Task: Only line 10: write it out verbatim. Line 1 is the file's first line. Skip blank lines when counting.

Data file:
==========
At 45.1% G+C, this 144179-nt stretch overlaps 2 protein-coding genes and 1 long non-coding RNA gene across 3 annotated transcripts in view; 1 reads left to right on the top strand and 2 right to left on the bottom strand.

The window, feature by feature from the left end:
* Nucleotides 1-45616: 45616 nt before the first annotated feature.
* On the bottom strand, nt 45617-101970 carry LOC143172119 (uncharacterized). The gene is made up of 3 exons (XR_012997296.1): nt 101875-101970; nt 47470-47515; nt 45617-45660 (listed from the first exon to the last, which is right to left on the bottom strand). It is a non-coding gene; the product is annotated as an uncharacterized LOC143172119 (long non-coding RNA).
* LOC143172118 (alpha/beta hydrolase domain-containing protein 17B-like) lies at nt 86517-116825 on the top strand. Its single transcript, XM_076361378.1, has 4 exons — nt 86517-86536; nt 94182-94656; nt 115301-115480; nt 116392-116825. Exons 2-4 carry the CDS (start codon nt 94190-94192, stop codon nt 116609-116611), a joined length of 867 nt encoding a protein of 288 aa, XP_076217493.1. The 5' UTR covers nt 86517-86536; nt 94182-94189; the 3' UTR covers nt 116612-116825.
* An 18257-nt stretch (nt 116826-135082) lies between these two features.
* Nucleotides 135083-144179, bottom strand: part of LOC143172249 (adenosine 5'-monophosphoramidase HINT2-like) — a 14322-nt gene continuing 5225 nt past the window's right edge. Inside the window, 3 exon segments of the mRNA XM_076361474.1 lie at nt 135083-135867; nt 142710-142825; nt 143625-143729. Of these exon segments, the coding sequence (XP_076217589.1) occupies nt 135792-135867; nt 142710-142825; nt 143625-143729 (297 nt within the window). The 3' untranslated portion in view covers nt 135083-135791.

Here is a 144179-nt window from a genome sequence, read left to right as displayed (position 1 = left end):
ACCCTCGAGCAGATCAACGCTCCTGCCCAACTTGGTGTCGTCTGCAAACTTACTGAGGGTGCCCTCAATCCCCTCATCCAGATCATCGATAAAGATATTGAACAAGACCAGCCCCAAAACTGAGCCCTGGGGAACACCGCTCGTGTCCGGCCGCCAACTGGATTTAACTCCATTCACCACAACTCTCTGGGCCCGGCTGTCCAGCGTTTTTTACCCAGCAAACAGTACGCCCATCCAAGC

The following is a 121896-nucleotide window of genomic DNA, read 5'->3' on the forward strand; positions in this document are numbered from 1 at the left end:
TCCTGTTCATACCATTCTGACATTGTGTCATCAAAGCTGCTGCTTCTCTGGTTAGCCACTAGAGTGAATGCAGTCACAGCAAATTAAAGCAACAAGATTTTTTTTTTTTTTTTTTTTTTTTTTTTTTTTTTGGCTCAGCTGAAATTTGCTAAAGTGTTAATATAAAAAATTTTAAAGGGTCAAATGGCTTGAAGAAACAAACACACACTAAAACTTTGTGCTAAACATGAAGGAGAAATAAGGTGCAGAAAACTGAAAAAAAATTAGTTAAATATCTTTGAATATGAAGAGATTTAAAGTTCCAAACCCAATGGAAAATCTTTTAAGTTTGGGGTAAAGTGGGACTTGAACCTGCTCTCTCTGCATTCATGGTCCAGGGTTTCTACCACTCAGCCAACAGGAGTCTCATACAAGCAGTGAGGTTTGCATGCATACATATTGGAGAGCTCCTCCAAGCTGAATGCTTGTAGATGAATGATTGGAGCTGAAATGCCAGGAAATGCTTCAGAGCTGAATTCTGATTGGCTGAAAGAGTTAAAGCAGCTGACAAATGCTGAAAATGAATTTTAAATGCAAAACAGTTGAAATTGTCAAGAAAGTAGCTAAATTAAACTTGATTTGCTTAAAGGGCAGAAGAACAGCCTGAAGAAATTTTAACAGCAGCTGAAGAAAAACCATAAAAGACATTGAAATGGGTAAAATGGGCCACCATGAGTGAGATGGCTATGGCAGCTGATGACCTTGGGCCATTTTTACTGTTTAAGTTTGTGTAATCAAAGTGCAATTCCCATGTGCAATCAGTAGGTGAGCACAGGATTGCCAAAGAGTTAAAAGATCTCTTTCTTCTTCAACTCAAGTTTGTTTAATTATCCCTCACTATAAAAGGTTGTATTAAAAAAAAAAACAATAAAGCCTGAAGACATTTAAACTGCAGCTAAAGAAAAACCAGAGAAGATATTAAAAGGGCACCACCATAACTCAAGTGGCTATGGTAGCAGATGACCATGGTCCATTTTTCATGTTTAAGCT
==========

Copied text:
The following is a 121896-nucleotide window of genomic DNA, read 5'->3' on the forward strand; positions in this document are numbered from 1 at the left end: